Two decades ago, the birth of the deposit-taker branch advice (BA) channel heralded the inception of a new approach to designing wealth distribution networks. From the “serve-all-ye-who-come” of a traditional bank branch, the new BA conduit opted for a curated shelf aimed at a discrete client segment defined by its investable wealth, and serviced by a specialist sales force. By maintaining a clear focus on mass affluent segment, by design – excluding the mass market below it and the affluent above it, the BA channel—in contrast to the full-service brokerage (FSB) or the financial advisor (FA) channels—ushered in the era of the client-centric approach to wealth delivery architecture.
Today the mass affluent client segment has become the key battleground for the mutual fund and planning centric dealers operating within the BA and the FA channels. While perhaps lacking the financial heft of the affluent or high-net worth client, the mass affluent client segment reflects a broad range of growth opportunities and challenges for both groups. Both have deployed strategies and approaches that are tailored to their highly specific distribution models and their clients’ unique wealth progression pathways.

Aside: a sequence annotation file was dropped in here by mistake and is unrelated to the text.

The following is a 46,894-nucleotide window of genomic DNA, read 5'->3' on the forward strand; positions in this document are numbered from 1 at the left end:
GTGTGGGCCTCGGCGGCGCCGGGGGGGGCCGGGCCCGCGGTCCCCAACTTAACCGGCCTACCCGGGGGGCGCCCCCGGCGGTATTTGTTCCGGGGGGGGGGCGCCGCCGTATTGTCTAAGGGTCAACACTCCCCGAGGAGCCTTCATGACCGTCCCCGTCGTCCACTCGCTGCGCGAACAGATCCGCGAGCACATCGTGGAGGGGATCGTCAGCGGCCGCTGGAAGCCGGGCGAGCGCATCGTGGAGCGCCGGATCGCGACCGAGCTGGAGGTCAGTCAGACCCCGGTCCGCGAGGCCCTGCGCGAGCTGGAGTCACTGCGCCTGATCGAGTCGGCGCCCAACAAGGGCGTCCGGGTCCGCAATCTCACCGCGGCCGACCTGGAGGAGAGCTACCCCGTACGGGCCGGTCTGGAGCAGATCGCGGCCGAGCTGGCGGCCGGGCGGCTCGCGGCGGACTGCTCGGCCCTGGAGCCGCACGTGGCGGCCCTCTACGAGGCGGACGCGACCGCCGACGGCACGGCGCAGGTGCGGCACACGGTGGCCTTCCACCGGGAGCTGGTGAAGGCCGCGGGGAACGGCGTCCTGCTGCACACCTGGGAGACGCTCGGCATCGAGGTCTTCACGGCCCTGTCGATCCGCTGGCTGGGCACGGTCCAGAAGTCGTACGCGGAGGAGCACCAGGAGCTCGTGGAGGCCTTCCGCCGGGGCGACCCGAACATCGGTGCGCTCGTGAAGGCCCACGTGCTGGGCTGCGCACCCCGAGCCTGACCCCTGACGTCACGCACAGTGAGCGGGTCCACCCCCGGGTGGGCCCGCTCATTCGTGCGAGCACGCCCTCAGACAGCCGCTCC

The study—like its predecessor, The Mass Affluent Segment: Sales and Service Models of the Big Six Banks, published in 2012—is unique on the Strategic Insight shelf as it attempts to shed light on the many important details of the offers of specific deposit-takers and other competitors. It is of strategic importance to all firms delivering advice, planning and investment services to clients across a spectrum of household wealth. Understanding the competitive forces across the wealth management industry, detailing the challenges, the opportunities and the variety of approaches being contemplated and taken to address them all, provides the focus of this research. With detailed analysis and assessment of the various models employed and their relative success, the report provides a fact-based dive into the past present and future of the mass affluent service proposition.